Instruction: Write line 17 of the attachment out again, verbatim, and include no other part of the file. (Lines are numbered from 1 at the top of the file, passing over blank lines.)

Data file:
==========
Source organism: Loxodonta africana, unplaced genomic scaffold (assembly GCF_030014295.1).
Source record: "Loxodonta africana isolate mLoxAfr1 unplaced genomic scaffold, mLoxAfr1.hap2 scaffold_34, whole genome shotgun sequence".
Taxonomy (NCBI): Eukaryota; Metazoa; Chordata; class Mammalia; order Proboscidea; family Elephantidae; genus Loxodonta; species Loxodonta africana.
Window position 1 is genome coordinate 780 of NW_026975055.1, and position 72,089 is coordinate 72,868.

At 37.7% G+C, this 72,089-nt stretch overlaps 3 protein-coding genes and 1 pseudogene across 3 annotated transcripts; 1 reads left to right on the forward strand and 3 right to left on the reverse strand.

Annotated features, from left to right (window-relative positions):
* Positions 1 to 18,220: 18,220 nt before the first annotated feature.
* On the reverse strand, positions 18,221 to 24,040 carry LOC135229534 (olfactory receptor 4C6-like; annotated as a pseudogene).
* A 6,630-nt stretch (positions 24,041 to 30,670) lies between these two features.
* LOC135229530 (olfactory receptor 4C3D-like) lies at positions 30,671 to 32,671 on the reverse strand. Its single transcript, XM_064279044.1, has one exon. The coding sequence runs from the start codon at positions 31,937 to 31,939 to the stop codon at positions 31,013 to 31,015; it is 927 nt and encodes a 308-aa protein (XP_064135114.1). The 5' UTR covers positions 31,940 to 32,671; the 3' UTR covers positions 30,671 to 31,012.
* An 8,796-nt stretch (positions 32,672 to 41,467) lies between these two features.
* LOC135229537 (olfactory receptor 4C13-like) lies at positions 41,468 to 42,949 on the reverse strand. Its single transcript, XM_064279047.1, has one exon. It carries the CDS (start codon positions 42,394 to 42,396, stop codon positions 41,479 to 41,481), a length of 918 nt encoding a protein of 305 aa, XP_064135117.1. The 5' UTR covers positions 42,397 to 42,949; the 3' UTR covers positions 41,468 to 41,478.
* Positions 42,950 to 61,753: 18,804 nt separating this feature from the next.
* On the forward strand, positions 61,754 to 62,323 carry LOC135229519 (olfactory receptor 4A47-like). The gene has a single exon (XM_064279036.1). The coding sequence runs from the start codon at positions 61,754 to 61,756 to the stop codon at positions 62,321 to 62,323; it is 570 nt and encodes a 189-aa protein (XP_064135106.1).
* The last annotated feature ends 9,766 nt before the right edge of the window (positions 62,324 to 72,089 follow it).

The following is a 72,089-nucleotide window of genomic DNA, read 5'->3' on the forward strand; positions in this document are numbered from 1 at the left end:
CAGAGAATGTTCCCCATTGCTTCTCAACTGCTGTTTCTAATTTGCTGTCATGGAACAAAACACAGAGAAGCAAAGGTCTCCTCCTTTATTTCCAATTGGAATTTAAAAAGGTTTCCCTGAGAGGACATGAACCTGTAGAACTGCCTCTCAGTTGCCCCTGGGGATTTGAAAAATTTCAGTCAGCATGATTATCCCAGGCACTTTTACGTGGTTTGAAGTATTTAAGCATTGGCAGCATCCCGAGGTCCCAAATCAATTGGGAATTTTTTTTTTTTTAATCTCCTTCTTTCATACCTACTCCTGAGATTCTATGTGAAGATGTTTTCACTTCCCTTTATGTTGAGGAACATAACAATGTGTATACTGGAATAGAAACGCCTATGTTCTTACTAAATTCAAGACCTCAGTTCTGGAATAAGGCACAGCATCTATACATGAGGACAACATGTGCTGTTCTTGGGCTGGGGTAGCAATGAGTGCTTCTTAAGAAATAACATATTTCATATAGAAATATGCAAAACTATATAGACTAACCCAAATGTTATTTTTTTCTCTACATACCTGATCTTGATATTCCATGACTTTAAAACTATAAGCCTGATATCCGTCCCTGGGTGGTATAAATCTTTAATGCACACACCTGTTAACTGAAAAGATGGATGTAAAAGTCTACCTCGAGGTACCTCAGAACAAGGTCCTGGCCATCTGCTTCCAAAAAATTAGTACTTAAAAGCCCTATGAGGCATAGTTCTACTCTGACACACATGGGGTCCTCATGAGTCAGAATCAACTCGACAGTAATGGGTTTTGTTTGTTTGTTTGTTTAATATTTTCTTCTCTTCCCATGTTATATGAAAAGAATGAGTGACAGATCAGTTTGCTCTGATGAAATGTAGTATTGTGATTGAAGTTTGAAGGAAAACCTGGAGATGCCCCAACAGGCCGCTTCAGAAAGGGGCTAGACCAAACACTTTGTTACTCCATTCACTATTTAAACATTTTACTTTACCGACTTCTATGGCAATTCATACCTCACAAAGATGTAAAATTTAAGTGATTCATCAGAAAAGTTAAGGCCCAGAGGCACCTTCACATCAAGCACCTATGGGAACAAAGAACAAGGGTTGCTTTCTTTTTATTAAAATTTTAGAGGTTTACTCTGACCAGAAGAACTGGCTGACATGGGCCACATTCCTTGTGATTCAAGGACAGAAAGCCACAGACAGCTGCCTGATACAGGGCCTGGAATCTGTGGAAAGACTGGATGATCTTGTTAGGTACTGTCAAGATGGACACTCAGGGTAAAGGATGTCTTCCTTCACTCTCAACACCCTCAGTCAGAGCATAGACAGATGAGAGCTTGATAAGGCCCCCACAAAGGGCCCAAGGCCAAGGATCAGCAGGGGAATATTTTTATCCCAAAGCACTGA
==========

CAGAGAATGTTCCCCATTGCTTCTCAACTGCTGTTTCTAATTTGCTGTCATGGAACAAAACACAGAGAAGCAAAGGTCTCCTCCTTTATTTCCAATTGGAATTTAAAAAGGTTTCCCTGAGAGGACATGAACCTGTAGAACTGCCTCTCAGTTGCCCCTGGGGATTTGAAAAATTTCAGTCAGCATGATTATCCCAGGCACTTTTACGTGGTTTGAAGTATTTAAGCATTGGCAGCATCCCGAGGTCCCAAATCAATTGGGAATTTTTTTTTTTTTAATCTCCTTCTTTCATACCTACTCCTGAGATTCTATGTGAAGATGTTTTCACTTCCCTTTATGTTGAGGAACATAACAATGTGTATACTGGAATAGAAACGCCTATGTTCTTACTAAATTCAAGACCTCAGTTCTGGAATAAGGCACAGCATCTATACATGAGGACAACATGTGCTGTTCTTGGGCTGGGGTAGCAATGAGTGCTTCTTAAGAAATAACATATTTCATATAGAAATATGCAAAACTATATAGACTAACCCAAATGTTATTTTTTTCTCTACATACCTGATCTTGATATTCCATGACTTTAAAACTATAAGCCTGATATCCGTCCCTGGGTGGTATAAATCTTTAATGCACACACCTGTTAACTGAAAAGATGGATGTAAAAGTCTACCTCGAGGTACCTCAGAACAAGGTCCTGGCCATCTGCTTCCAAAAAATTAGTACTTAAAAGCCCTATGAGGCATAGTTCTACTCTGACACACATGGGGTCCTCATGAGTCAGAATCAACTCGACAGTAATGGGTTTTGTTTGTTTGTTTGTTTAATATTTTCTTCTCTTCCCATGTTATATGAAAAGAATGAGTGACAGATCAGTTTGCTCTGATGAAATGTAGTATTGTGATTGAAGTTTGAAGGAAAACCTGGAGATGCCCCAACAGGCCGCTTCAGAAAGGGGCTAGACCAAACACTTTGTTACTCCATTCACTATTTAAACATTTTACTTTACCGACTTCTATGGCAATTCATACCTCACAAAGATGTAAAATTTAAGTGATTCATCAGAAAAGTTAAGGCCCAGAGGCACCTTCACATCAAGCACCTATGGGAACAAAGAACAAGGGTTGCTTTCTTTTTATTAAAATTTTAGAGGTTTACTCTGACCAGAAGAACTGGCTGACATGGGCCACATTCCTTGTGATTCAAGGACAGAAAGCCACAGACAGCTGCCTGATACAGGGCCTGGAATCTGTGGAAAGACTGGATGATCTTGTTAGGTACTGTCAAGATGGACACTCAGGGTAAAGGATGTCTTCCTTCACTCTCAACACCCTCAGTCAGAGCATAGACAGATGAGAGCTTGATAAGGCCCCCACAAAGGGCCCAAGGCCAAGGATCAGCAGGGGAATATTTTTATCCCAAAGCACTGA